Educational institutes also began to be targets of offence because of what the syllabus contained. An egregious instance of it was when in the late 2000s, there began a protest to remove AK Ramanujan’s essay ‘Three Hundred Ramayanas’ from the syllabus of Delhi University. After first refusing to give in to it, the university buckled a few years later in 2011. It is hard for anyone who has read the essay to see what can offend any Hindu in it because all that Ramanujan does is trace the many ways the mythological text had travelled across time and space—the truth was again no defence. A BBC article at the time highlighted other instances of texts being removed: “Last year Mumbai University withdrew Rohinton Mistry’s novel Such a Long Journey— shortlisted for the Booker Prize in 1991—from its curriculum after the nationalist Shiv Sena staged protests against its ‘derogatory’ references to party members. Mr Mistry said the move was ‘a sorry spectacle of book-burning’. Last year the state of Gujarat banned Pulitzer Prize-winning author Joseph Lelyveld’s incisive Great Soul: Mahatma Gandhi and His Struggle with India long before it had been released in India. Gujarat’s ruling Hindu nationalist politicians had been told that the book sensationalised Gandhi’s friendship with a German man, who may have been homosexual. All this was far from true, but the ban stayed.” One of the most horrific instances of response to offence going overboard was in 2010 when activists of the Popular Front of India, an Islamic organisation, stopped a college lecturer on the road and cut his hands off. This was in retaliation for setting a paper in which a question had a passage on Prophet Muhammad that was considered offensive.
It is not just religion that witnesses this phenomenon of stomping down on perceived offence. Historical figures, too, have been co-opted into the pantheon of that which cannot be spoken about in any perceived negative light. In Maharashtra, for instance, Shivaji is such a symbol. In 2003, an American academic, James Laine, wrote a book titled Shivaji: Hindu King in Islamic India that had a portion on references to the king’s parenthood. The outrage was so intense that it led to the vandalisation of the Bhandarkar Oriental Research Institute in Pune because Laine had a note of gratitude for them in the book. The state then banned the book, charged Laine with a criminal case, and there was even an attempt to extradite him. For a recent instance of how almost no institution wants to take a risk standing up against offence, consider how a Malayalam movie called Aquarium, which has for its story the sexual exploitation of Christian nuns, was denied release for almost 10 years, with roadblocks from every agency, from the Censor Board to the courts. And when it finally was permitted to be shown this April, it couldn’t be in a theatre, only on an OTT platform.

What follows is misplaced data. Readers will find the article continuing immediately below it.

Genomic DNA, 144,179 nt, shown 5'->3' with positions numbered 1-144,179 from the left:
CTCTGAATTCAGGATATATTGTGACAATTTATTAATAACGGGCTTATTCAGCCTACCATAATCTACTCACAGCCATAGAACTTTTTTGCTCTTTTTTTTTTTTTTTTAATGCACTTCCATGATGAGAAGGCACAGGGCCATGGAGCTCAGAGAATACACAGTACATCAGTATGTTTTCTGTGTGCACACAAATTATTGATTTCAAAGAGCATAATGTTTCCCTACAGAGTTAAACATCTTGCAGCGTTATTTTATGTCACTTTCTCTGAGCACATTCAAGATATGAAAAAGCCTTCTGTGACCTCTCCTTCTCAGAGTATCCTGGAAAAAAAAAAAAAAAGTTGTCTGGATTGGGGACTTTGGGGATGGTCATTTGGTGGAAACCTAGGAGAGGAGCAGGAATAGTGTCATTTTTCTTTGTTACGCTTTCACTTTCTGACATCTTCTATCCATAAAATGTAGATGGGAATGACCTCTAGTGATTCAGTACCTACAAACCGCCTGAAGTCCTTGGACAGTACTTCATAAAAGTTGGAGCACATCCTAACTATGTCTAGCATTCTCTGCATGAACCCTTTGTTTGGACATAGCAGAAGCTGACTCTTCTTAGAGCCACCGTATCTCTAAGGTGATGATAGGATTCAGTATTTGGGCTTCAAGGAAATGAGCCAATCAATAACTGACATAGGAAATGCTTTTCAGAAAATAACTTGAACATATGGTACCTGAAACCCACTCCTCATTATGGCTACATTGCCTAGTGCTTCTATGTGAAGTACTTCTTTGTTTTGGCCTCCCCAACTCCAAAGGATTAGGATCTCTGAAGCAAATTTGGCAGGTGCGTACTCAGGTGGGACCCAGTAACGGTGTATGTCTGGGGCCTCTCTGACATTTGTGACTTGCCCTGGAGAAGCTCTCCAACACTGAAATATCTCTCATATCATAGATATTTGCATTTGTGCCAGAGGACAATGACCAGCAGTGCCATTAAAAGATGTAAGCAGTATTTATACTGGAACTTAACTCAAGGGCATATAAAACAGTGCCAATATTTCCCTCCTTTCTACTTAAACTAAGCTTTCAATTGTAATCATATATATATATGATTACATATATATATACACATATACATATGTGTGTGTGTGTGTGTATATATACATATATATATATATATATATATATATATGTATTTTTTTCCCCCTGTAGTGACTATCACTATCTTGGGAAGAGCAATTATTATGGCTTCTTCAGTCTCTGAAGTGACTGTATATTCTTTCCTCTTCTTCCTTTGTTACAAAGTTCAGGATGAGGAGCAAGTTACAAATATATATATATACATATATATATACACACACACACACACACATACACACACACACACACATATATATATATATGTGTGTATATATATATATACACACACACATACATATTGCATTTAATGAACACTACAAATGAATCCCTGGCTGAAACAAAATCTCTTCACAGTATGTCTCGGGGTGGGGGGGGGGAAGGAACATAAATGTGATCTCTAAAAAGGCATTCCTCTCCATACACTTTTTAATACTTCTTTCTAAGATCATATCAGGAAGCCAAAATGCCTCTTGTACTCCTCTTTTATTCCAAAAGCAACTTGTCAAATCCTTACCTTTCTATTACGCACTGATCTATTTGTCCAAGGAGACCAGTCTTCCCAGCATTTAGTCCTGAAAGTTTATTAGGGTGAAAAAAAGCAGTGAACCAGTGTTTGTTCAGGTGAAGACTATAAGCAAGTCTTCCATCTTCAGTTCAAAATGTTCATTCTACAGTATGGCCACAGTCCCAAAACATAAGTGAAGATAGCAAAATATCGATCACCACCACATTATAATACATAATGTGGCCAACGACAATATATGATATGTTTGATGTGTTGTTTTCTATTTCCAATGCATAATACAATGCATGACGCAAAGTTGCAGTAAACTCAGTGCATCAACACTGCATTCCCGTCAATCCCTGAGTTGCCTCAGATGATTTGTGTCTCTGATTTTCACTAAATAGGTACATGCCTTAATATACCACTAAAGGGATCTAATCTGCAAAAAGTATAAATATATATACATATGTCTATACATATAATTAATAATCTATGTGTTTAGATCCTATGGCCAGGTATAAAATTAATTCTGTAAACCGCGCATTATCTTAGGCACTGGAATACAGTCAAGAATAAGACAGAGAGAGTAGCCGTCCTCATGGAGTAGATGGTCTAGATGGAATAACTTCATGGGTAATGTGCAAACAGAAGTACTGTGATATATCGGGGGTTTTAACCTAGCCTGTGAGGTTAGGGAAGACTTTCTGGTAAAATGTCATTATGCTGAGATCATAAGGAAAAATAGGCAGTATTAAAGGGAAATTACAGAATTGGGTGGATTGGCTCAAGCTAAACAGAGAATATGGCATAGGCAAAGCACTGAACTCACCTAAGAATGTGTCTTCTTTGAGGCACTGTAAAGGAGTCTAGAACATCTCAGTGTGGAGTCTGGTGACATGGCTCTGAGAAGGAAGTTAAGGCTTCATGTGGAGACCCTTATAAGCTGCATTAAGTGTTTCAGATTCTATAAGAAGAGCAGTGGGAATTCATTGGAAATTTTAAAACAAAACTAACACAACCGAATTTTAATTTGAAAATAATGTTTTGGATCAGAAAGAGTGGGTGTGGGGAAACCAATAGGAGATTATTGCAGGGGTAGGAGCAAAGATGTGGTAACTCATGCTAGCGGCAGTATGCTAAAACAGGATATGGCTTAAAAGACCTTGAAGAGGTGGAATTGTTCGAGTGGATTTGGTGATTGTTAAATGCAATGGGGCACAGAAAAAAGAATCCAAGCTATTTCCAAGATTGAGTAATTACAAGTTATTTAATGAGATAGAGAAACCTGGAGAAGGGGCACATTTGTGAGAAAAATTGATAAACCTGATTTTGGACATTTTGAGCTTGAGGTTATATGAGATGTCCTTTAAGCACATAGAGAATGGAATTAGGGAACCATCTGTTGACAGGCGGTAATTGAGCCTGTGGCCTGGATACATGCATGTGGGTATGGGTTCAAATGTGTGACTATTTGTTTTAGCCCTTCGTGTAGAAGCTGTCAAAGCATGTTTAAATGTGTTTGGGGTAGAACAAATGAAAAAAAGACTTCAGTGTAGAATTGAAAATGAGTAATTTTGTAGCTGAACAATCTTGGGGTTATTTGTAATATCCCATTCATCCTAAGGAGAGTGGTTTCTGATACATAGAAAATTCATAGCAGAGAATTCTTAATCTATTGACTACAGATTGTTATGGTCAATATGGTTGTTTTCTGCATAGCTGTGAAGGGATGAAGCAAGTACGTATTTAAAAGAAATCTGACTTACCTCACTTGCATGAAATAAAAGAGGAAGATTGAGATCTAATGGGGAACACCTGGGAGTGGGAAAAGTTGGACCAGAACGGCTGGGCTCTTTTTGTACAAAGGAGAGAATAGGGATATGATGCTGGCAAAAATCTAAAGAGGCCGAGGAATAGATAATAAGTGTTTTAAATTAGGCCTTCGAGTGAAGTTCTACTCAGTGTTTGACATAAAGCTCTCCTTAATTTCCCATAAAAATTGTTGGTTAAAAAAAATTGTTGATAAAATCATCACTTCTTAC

In Girja Kumar’s book, a line in the judgment by Justice Dalip Singh of Lahore High Court, who acquitted Mahashay Rajpal, is highlighted and it makes eminent sense on how a society should look at offence: “The nature of the act, namely whether it is an offence or not, cannot be determined by the reaction of the particular class.” Or, in other words, the reaction cannot determine guilt and punishment. But if the history of offence in India tells us anything, then it is that the exact opposite is followed. Depending on the reaction to an act, the offence is held to have taken place and punishment follows.
There are reasons for it. India’s law and order mechanisms are overwhelmingly geared towards the latter. Order is all-important, even at the cost of justice. If a population that is generally law-abiding can change complexion in a moment to form a bloodthirsty mob when their rage is aroused, then the first instinct of the state, learnt from hard experience since the British times, has always been to pre-empt such riots. The blasphemy law came into being and has not been taken off because it was thought to be the only answer to prevent largescale damage. There is another phenomenon now that melds with it—the arrival of social media. An offensive act that could in the past have been contained within a limited geographical area now gets amplified by posts and tweets until it becomes a national, and even an international, crisis. This is what was evident in how the protests over Nupur Sharma’s comments snowballed beyond India’s shores. And in an era of competition between religions in taking offence, anyone without an instinct for where the point tips over is in trouble.